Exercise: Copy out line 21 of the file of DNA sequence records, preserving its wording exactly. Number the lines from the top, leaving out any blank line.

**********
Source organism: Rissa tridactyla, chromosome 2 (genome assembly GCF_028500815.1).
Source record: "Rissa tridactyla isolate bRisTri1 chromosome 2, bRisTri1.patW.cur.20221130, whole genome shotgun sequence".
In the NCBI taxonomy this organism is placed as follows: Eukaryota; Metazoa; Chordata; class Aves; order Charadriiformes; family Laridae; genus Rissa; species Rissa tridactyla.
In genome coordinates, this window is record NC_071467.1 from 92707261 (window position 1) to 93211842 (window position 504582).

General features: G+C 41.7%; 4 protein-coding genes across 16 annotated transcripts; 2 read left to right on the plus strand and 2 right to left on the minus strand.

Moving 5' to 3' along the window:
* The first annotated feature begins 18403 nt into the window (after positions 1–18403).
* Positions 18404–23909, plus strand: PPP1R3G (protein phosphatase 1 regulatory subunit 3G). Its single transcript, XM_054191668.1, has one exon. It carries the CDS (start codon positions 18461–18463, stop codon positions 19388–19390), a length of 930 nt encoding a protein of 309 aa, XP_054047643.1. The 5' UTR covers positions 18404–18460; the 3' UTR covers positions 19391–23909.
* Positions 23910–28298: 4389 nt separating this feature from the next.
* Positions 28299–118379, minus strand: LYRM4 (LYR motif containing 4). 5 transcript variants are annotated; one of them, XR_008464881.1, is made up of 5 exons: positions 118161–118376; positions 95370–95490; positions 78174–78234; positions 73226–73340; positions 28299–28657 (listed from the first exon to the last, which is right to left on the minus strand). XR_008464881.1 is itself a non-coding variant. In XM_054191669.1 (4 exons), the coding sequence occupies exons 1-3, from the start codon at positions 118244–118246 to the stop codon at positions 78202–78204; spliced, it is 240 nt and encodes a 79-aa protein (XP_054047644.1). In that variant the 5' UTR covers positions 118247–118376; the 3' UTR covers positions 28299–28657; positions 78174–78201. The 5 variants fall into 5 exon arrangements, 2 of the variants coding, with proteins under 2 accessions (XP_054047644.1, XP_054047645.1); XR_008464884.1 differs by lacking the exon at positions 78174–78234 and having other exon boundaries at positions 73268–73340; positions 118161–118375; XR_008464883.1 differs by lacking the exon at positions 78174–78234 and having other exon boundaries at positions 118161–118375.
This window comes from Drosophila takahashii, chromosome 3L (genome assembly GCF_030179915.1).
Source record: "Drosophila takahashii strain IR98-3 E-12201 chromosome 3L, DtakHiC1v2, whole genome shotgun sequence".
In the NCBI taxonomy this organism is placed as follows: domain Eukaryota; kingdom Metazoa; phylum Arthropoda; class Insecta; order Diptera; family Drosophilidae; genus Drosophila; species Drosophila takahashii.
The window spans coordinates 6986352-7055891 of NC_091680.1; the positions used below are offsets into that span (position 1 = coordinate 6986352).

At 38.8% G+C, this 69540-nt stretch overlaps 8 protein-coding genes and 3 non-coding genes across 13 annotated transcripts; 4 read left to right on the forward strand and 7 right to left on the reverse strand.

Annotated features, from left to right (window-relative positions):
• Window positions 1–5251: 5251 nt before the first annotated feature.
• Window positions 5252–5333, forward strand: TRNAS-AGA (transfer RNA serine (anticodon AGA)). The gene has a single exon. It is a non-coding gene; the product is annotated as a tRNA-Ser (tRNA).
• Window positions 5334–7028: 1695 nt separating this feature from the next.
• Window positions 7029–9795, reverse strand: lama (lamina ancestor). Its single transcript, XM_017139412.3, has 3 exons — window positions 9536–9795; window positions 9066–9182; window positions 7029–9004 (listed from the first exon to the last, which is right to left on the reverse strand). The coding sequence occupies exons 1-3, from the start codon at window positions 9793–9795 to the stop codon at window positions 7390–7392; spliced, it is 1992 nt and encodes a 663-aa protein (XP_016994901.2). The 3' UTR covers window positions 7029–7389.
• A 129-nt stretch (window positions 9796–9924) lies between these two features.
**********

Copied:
• A 129-nt stretch (window positions 9796–9924) lies between these two features.